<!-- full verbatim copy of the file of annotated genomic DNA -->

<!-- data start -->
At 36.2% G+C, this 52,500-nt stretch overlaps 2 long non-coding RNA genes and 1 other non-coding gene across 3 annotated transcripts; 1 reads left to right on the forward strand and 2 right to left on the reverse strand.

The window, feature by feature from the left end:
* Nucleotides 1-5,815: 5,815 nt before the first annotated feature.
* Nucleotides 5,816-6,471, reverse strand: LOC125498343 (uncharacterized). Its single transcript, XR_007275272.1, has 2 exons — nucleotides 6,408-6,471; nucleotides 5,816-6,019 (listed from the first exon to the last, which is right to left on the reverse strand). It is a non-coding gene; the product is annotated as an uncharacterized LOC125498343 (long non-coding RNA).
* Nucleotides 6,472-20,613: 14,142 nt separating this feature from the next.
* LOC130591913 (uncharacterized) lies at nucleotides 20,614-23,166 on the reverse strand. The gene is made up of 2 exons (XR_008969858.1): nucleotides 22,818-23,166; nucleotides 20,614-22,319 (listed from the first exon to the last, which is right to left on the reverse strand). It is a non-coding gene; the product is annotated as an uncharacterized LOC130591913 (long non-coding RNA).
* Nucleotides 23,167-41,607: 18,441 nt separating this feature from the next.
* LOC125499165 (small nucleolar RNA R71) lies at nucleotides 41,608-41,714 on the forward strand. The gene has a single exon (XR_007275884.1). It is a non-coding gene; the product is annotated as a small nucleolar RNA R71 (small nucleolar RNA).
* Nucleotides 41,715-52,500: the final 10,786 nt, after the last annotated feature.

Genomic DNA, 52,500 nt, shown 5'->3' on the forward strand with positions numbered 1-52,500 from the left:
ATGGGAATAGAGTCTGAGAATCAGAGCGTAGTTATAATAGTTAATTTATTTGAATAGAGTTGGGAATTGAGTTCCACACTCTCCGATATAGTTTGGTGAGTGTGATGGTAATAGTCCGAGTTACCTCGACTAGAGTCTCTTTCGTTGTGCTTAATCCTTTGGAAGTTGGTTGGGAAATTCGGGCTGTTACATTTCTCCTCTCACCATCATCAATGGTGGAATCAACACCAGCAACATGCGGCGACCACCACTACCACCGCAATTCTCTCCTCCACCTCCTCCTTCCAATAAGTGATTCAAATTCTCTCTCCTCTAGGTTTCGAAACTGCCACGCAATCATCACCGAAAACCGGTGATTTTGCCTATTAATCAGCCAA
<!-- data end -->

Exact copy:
At 36.2% G+C, this 52,500-nt stretch overlaps 2 long non-coding RNA genes and 1 other non-coding gene across 3 annotated transcripts; 1 reads left to right on the forward strand and 2 right to left on the reverse strand.

The window, feature by feature from the left end:
* Nucleotides 1-5,815: 5,815 nt before the first annotated feature.
* Nucleotides 5,816-6,471, reverse strand: LOC125498343 (uncharacterized). Its single transcript, XR_007275272.1, has 2 exons — nucleotides 6,408-6,471; nucleotides 5,816-6,019 (listed from the first exon to the last, which is right to left on the reverse strand). It is a non-coding gene; the product is annotated as an uncharacterized LOC125498343 (long non-coding RNA).
* Nucleotides 6,472-20,613: 14,142 nt separating this feature from the next.
* LOC130591913 (uncharacterized) lies at nucleotides 20,614-23,166 on the reverse strand. The gene is made up of 2 exons (XR_008969858.1): nucleotides 22,818-23,166; nucleotides 20,614-22,319 (listed from the first exon to the last, which is right to left on the reverse strand). It is a non-coding gene; the product is annotated as an uncharacterized LOC130591913 (long non-coding RNA).
* Nucleotides 23,167-41,607: 18,441 nt separating this feature from the next.
* LOC125499165 (small nucleolar RNA R71) lies at nucleotides 41,608-41,714 on the forward strand. The gene has a single exon (XR_007275884.1). It is a non-coding gene; the product is annotated as a small nucleolar RNA R71 (small nucleolar RNA).
* Nucleotides 41,715-52,500: the final 10,786 nt, after the last annotated feature.

Genomic DNA, 52,500 nt, shown 5'->3' on the forward strand with positions numbered 1-52,500 from the left:
ATGGGAATAGAGTCTGAGAATCAGAGCGTAGTTATAATAGTTAATTTATTTGAATAGAGTTGGGAATTGAGTTCCACACTCTCCGATATAGTTTGGTGAGTGTGATGGTAATAGTCCGAGTTACCTCGACTAGAGTCTCTTTCGTTGTGCTTAATCCTTTGGAAGTTGGTTGGGAAATTCGGGCTGTTACATTTCTCCTCTCACCATCATCAATGGTGGAATCAACACCAGCAACATGCGGCGACCACCACTACCACCGCAATTCTCTCCTCCACCTCCTCCTTCCAATAAGTGATTCAAATTCTCTCTCCTCTAGGTTTCGAAACTGCCACGCAATCATCACCGAAAACCGGTGATTTTGCCTATTAATCAGCCAA